Some of you may know already, but many of you don't; Stella died last evening from complications in the NICU. I don't want to get really specific, but it was unexpected, sudden, and quick, she did not suffer long. We had a few moments with her before she passed to tell her how much we love her. We appreciate all of your prayers, thoughts, gifts, and words; they really have helped us so far and we really need them still as we are in an emotional state I really can't describe in words at the moment.
We will be here in Louisville until Wednesday handling arrangements and Shanna's care and then will be returning to Murray to try and regroup some. We have decided the best thing for us to do is have a service in Pennsylvania in a few weeks toward the end of the month with her ashes. We'll have more specifics on that later, but most likely it will be at St. Bruno Catholic Church in Greensburg (the same place as our marriage) on 2-26 (or some day near that time).
Many of you have already asked about donations. Shanna and I would like to help those that helped us. The Neonatal Intensive Care Unit (NICU) at Norton Hospital/Kosair Children's provided us with the finest care that is humanly possible. We would like any donations to be sent their way. Here is an online form if you are interested. Thank you. Perhaps your funding may make the difference between parents like us going home with their child instead of emotional pain and a hollow feeling.
One way to look at our loss is to ask "why" and have anger and question our faith. We are certainly having those moments. However, sometimes I have moments where I just believe God took her to be an angel. For me, personally, the one thing that has given me the most comfort came from Stella's Neonatologist, Dr. Cohen, who noted that he learned a new protocol in critical situations for micro-preemies Stella's size. If he can use it to save babies in the future, or if he can share it with colleagues who can save children, Stella may make more of an impact in her 5 days than most of us do in our entire lives. He then noted how 16 years ago when he began, certain classes of premature children were pretty much earmarked for death. Today, these same babies now survive in a large majority of cases. What he is saying, and what I believe too, is that she did not die in vain. Her pain and passing help us learn more.
Stella will also not die in vain if we never quit. Ever, at anything. She sure didn't. It truly was a miracle we ever got to meet her. We were told (indirectly) three times she wouldn't make it. Hey, she didn't...but she proved them wrong with her will to live well beyond expectations. That is what we all need to remember here. She lived a great 5 days and was not suffering. She was spunky and funny and was the star of the hospital. We both truly bonded with her. Nearly everyone reading this loved and prayed for her. She was taken from us for a reason, I just have to believe that. I don't know why, it makes me angry, it makes me cry, but there is a reason she couldn't be on Earth with us. None of us will ever know why. I am just going to go with the belief that she left to be with God, to be part of a greater place than we have here.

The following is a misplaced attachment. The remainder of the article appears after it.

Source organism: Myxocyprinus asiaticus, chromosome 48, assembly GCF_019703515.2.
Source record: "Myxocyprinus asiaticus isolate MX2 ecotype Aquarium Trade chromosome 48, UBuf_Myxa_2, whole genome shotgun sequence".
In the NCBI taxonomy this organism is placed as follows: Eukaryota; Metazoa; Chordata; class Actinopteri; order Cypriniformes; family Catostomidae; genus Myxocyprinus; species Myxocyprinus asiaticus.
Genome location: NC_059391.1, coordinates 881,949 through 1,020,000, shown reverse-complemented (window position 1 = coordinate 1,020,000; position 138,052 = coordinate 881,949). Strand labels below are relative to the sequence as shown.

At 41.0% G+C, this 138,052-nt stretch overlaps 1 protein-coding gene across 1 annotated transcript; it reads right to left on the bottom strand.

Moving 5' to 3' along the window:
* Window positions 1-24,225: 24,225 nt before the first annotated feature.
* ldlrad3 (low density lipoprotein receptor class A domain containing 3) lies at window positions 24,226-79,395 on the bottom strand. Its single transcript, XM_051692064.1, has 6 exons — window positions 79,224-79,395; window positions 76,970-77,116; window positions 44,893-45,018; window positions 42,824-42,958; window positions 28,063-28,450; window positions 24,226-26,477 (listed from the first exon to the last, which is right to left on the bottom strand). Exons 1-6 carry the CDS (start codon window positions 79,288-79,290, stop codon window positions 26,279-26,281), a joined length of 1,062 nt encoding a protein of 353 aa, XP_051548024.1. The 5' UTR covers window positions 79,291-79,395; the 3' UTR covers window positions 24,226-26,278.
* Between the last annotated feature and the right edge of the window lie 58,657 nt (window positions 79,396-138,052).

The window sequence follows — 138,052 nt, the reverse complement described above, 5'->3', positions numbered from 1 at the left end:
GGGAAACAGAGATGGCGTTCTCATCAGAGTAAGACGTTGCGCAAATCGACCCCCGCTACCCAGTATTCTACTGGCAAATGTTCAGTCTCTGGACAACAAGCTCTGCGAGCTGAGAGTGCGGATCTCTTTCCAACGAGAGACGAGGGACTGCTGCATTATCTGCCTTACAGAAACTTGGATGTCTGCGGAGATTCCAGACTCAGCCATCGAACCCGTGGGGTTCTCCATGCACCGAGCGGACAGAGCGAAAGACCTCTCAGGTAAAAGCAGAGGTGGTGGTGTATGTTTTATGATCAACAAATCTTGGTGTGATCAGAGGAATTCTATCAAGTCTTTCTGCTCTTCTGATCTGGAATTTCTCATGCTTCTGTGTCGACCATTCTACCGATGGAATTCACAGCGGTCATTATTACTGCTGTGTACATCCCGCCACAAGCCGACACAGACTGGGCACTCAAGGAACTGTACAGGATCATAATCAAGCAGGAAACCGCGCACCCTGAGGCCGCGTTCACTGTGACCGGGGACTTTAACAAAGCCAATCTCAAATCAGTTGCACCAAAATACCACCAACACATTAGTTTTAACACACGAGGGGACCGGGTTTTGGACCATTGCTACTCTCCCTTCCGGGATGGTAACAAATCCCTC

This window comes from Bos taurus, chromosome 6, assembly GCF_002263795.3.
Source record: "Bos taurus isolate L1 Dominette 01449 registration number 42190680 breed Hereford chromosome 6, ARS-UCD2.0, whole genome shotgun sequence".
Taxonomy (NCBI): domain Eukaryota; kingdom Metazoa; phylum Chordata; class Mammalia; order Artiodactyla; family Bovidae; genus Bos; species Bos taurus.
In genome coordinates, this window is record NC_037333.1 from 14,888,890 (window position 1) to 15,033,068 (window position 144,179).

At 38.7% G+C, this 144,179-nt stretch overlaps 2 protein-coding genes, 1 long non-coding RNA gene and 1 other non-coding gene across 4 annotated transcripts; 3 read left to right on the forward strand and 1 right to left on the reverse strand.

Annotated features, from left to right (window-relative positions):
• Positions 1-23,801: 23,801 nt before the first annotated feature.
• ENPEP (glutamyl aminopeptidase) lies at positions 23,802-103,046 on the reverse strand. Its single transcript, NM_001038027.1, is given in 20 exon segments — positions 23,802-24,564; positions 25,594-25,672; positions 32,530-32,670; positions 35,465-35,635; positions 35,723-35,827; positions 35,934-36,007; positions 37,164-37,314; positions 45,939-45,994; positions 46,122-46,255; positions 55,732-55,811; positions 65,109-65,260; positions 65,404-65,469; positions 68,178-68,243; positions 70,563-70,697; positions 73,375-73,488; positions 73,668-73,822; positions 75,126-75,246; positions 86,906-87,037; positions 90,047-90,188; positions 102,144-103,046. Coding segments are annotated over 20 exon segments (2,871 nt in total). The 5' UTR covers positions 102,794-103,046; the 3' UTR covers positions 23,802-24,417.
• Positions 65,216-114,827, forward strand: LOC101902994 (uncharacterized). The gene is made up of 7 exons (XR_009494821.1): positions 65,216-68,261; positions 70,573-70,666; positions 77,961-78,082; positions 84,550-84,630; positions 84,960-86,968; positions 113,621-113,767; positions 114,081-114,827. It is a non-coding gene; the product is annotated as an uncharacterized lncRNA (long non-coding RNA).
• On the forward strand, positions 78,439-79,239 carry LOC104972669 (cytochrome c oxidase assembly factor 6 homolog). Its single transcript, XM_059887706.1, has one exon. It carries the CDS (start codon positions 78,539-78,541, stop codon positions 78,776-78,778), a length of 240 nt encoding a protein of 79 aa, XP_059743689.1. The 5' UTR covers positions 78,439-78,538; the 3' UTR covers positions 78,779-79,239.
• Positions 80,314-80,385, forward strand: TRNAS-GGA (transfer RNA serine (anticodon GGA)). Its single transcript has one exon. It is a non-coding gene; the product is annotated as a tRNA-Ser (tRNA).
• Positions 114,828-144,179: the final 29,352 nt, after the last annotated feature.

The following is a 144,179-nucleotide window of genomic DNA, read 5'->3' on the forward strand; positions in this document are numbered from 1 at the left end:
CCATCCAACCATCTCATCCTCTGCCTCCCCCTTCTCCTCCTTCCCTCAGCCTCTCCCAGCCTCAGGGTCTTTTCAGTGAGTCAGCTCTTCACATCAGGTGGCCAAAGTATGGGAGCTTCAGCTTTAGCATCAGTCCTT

We love you all. Thank you so much.
We are the Spinda family (John, Shanna & Stella Mae) from Murray, KY... on February 1, 2011 at 10:27am our beautiful baby girl, Stella Mae Spinda, was born at 26 weeks gestation. She weighed 12.34 oz and was 9 in long - Stella suffered from Intrauterin Growth Restriction (IUGR) which caused both her extremely small size and her being born premature. Stella spent five days in the Neonatal Intensive Care Unit (NICU) at Norton/Kosair Hospital in Louisville, KY. She passed away late on February 5, 2011 from complications of her extremely small size. This blog was started when she was 23 gestational weeks old and we discovered her condition. It's original purpose was to keep family and friends updated on Stella's journey - we now hope to use this blog as a way to continue Stella's journey by honoring her memory and also as a way to support others who are struggling with infertility or have lost a pregnancy or baby.